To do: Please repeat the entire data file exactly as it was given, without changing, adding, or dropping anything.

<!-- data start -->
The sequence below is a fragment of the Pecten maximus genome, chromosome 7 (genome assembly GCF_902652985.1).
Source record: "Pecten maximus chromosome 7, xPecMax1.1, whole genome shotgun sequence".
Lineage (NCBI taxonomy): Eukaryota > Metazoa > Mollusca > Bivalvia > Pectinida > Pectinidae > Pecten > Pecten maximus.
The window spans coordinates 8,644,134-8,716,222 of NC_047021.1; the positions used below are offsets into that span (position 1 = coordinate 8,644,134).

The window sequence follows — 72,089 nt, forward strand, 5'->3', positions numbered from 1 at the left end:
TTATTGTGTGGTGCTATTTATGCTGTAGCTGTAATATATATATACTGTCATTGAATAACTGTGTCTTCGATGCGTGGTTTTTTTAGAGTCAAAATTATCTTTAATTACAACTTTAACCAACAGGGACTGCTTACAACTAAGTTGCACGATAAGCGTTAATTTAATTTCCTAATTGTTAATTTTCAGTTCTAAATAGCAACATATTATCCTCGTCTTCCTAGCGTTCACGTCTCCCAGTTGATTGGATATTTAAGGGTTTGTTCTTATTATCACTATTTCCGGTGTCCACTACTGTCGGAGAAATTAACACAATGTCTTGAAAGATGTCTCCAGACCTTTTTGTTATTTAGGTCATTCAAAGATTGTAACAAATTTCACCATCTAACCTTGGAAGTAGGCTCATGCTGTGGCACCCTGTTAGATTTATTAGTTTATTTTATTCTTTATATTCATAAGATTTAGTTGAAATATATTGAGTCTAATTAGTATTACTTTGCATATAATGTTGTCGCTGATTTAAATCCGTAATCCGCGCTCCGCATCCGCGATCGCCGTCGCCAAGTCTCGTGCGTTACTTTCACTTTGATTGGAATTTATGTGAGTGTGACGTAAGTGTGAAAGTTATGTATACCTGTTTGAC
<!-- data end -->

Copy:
The sequence below is a fragment of the Pecten maximus genome, chromosome 7 (genome assembly GCF_902652985.1).
Source record: "Pecten maximus chromosome 7, xPecMax1.1, whole genome shotgun sequence".
Lineage (NCBI taxonomy): Eukaryota > Metazoa > Mollusca > Bivalvia > Pectinida > Pectinidae > Pecten > Pecten maximus.
The window spans coordinates 8,644,134-8,716,222 of NC_047021.1; the positions used below are offsets into that span (position 1 = coordinate 8,644,134).

The window sequence follows — 72,089 nt, forward strand, 5'->3', positions numbered from 1 at the left end:
TTATTGTGTGGTGCTATTTATGCTGTAGCTGTAATATATATATACTGTCATTGAATAACTGTGTCTTCGATGCGTGGTTTTTTTAGAGTCAAAATTATCTTTAATTACAACTTTAACCAACAGGGACTGCTTACAACTAAGTTGCACGATAAGCGTTAATTTAATTTCCTAATTGTTAATTTTCAGTTCTAAATAGCAACATATTATCCTCGTCTTCCTAGCGTTCACGTCTCCCAGTTGATTGGATATTTAAGGGTTTGTTCTTATTATCACTATTTCCGGTGTCCACTACTGTCGGAGAAATTAACACAATGTCTTGAAAGATGTCTCCAGACCTTTTTGTTATTTAGGTCATTCAAAGATTGTAACAAATTTCACCATCTAACCTTGGAAGTAGGCTCATGCTGTGGCACCCTGTTAGATTTATTAGTTTATTTTATTCTTTATATTCATAAGATTTAGTTGAAATATATTGAGTCTAATTAGTATTACTTTGCATATAATGTTGTCGCTGATTTAAATCCGTAATCCGCGCTCCGCATCCGCGATCGCCGTCGCCAAGTCTCGTGCGTTACTTTCACTTTGATTGGAATTTATGTGAGTGTGACGTAAGTGTGAAAGTTATGTATACCTGTTTGAC